My rating: 2.5 of 5 stars
Publication Date: March 24th 2015
Publisher: Simon & Schuster Books for Young Readers
Point of View: 3rd Person & Alternative
Recommended Age: 13+
Genres & Themes: Young Adult, Contemporary, Romance
Before the asteroid we let ourselves be defined by labels:
The athlete, the outcast, the slacker, the overachiever.
But then we all looked up and everything changed.
They said it would be here in two months. That gave us two months to leave our labels behind. Two months to become something bigger than what we’d been, something that would last even after the end.
Two months to really live.
2.5 stars, maybe? Another case of ‘‘great concept, poor execution.’’ And was it really necessary to have two guys chasing after the same girl? I didn’t see what was so special about Eliza. Yes, she was super pretty and super talented… but rather self-centered by moment. I love caring and considerate characters, two qualities she scantily showed.
Excuse me while I shudder with horror at how widespread love-triangles are in the book world.
Two months before an asteroid decimates your world. What do you do? Do you …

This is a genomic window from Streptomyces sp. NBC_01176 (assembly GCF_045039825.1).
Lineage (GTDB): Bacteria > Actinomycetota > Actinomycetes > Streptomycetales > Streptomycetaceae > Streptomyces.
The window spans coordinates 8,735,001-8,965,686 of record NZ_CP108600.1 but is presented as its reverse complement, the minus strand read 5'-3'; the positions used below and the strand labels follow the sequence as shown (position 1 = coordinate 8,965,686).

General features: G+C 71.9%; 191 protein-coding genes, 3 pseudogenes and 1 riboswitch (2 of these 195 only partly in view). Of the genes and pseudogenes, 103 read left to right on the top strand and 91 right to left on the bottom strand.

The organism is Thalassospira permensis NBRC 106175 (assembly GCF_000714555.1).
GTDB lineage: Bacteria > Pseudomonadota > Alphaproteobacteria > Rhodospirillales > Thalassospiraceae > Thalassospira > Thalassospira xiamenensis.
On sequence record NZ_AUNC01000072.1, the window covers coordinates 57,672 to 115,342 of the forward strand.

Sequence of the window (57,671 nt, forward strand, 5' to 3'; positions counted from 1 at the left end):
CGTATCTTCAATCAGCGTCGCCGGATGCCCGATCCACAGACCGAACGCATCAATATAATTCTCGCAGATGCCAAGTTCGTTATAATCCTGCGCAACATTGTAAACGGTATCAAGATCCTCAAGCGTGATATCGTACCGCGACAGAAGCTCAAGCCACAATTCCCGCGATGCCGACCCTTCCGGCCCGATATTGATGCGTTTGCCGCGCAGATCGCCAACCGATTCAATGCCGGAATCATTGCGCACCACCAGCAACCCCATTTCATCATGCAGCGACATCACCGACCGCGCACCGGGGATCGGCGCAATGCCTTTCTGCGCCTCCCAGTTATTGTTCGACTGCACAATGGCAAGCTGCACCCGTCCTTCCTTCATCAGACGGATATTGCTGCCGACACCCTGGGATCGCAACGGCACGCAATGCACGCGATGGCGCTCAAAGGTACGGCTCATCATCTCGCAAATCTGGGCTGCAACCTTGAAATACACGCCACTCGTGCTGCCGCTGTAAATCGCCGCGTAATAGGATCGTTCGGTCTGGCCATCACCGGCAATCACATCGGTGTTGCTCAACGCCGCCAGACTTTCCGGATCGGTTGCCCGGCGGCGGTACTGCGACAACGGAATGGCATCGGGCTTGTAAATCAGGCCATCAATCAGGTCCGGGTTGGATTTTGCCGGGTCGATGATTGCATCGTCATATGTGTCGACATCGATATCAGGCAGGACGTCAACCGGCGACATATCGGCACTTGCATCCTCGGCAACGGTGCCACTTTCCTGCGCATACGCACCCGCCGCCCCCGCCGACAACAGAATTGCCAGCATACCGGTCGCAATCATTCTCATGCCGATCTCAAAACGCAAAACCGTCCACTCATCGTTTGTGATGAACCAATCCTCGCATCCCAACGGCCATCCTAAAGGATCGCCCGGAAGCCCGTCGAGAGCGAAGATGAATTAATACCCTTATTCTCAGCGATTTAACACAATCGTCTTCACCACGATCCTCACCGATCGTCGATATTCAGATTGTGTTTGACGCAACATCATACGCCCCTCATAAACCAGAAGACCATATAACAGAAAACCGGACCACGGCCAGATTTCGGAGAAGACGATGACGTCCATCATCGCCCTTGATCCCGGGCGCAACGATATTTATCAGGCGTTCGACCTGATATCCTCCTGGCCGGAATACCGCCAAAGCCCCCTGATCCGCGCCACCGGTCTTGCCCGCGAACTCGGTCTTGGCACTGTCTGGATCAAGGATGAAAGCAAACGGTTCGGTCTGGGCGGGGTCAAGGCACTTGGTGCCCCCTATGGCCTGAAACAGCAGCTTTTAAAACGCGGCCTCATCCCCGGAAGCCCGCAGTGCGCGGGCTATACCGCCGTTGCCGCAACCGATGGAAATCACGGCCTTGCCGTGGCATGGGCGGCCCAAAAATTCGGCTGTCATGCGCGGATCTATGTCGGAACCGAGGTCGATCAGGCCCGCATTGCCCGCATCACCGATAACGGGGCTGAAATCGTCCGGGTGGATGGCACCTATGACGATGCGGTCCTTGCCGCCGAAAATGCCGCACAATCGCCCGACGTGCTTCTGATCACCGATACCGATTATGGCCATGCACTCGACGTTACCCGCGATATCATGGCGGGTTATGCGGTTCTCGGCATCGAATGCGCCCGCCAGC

1) Sit and pray that the 33.33 of chance it doesn’t wins on the 66.66 that it does
2) Keep on with your life; an asteroid won’t thwart you from getting your high school diploma!
3) LIVE: do whatever you wanted to but never had the courage to, say whatever is in your heart that you were afraid to, follow your dreams, make dreams, LIVE
Eliza, Anita, Andy and Peter all chose the 3rd option. Eliza creates a blog, Anita runs away from her home, Andy starts his chase of a dream (or, shall I say, ‘‘girl’’) and Peter decides to stop lying to himself and to, instead, pursuit his own happiness.
Labels indeed, a lot of them. And, by reading the synopsis, I truly thought that the whole asteroid-is-going-to-crush-our-country thing was to change all of that. False. Maybe the labels become less defined but they’re still there, especially regarding Eliza’s character. Countless times had characters called and thought of her as a ‘‘slut.’’ Maybe she stopped her night activities but people still remembered her as a marie-couche-toi-là, meaning extremely easy. But that was, of course, false too.
I’m being very negative right now… it wasn’t an execrable story, hence my not giving it a one-star rating. The characterization won’t get any praising from me, but I must admit that the story itself did make me ask myself a couple of spiritual and fundamental questions. This alone, for some people, would be enough to give this book a five-star rating.
Because not any book can provoke our minds.